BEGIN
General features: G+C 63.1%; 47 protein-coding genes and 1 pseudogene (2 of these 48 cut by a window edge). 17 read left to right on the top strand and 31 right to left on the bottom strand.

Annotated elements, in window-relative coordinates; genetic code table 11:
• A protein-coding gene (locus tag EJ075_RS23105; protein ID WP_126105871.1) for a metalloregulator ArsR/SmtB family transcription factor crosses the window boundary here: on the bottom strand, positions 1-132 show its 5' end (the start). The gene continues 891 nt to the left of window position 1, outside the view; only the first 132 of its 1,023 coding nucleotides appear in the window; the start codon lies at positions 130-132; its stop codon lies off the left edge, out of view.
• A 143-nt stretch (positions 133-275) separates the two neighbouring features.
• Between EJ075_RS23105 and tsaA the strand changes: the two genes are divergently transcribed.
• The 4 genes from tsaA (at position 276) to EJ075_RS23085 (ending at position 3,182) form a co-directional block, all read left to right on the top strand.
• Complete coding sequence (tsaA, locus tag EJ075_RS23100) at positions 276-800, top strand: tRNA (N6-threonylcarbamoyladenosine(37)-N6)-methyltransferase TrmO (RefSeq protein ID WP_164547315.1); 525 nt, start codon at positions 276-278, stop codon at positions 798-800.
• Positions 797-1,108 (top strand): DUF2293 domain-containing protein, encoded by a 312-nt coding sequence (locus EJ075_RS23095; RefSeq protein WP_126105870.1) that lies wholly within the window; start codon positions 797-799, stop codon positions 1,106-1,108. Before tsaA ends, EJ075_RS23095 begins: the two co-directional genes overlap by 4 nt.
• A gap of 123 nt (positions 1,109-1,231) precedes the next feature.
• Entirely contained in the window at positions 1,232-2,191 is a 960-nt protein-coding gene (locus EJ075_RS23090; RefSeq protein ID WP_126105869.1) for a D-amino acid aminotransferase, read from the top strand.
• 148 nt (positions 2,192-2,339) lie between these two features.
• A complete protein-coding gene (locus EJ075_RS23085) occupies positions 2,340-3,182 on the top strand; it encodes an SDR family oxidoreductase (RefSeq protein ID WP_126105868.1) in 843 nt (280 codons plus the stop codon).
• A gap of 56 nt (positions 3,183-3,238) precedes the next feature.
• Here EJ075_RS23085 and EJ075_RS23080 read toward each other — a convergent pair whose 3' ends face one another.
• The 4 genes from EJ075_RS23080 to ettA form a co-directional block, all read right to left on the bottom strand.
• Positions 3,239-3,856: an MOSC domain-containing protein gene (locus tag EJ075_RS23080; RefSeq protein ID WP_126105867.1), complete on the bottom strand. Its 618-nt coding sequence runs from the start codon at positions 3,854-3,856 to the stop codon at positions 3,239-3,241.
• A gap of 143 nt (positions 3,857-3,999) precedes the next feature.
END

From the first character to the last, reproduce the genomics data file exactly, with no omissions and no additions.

General features: G+C 63.1%; 47 protein-coding genes and 1 pseudogene (2 of these 48 cut by a window edge). 17 read left to right on the top strand and 31 right to left on the bottom strand.

Annotated elements, in window-relative coordinates; genetic code table 11:
• A protein-coding gene (locus tag EJ075_RS23105; protein ID WP_126105871.1) for a metalloregulator ArsR/SmtB family transcription factor crosses the window boundary here: on the bottom strand, positions 1-132 show its 5' end (the start). The gene continues 891 nt to the left of window position 1, outside the view; only the first 132 of its 1,023 coding nucleotides appear in the window; the start codon lies at positions 130-132; its stop codon lies off the left edge, out of view.
• A 143-nt stretch (positions 133-275) separates the two neighbouring features.
• Between EJ075_RS23105 and tsaA the strand changes: the two genes are divergently transcribed.
• The 4 genes from tsaA (at position 276) to EJ075_RS23085 (ending at position 3,182) form a co-directional block, all read left to right on the top strand.
• Complete coding sequence (tsaA, locus tag EJ075_RS23100) at positions 276-800, top strand: tRNA (N6-threonylcarbamoyladenosine(37)-N6)-methyltransferase TrmO (RefSeq protein ID WP_164547315.1); 525 nt, start codon at positions 276-278, stop codon at positions 798-800.
• Positions 797-1,108 (top strand): DUF2293 domain-containing protein, encoded by a 312-nt coding sequence (locus EJ075_RS23095; RefSeq protein WP_126105870.1) that lies wholly within the window; start codon positions 797-799, stop codon positions 1,106-1,108. Before tsaA ends, EJ075_RS23095 begins: the two co-directional genes overlap by 4 nt.
• A gap of 123 nt (positions 1,109-1,231) precedes the next feature.
• Entirely contained in the window at positions 1,232-2,191 is a 960-nt protein-coding gene (locus EJ075_RS23090; RefSeq protein ID WP_126105869.1) for a D-amino acid aminotransferase, read from the top strand.
• 148 nt (positions 2,192-2,339) lie between these two features.
• A complete protein-coding gene (locus EJ075_RS23085) occupies positions 2,340-3,182 on the top strand; it encodes an SDR family oxidoreductase (RefSeq protein ID WP_126105868.1) in 843 nt (280 codons plus the stop codon).
• A gap of 56 nt (positions 3,183-3,238) precedes the next feature.
• Here EJ075_RS23085 and EJ075_RS23080 read toward each other — a convergent pair whose 3' ends face one another.
• The 4 genes from EJ075_RS23080 to ettA form a co-directional block, all read right to left on the bottom strand.
• Positions 3,239-3,856: an MOSC domain-containing protein gene (locus tag EJ075_RS23080; RefSeq protein ID WP_126105867.1), complete on the bottom strand. Its 618-nt coding sequence runs from the start codon at positions 3,854-3,856 to the stop codon at positions 3,239-3,241.
• A gap of 143 nt (positions 3,857-3,999) precedes the next feature.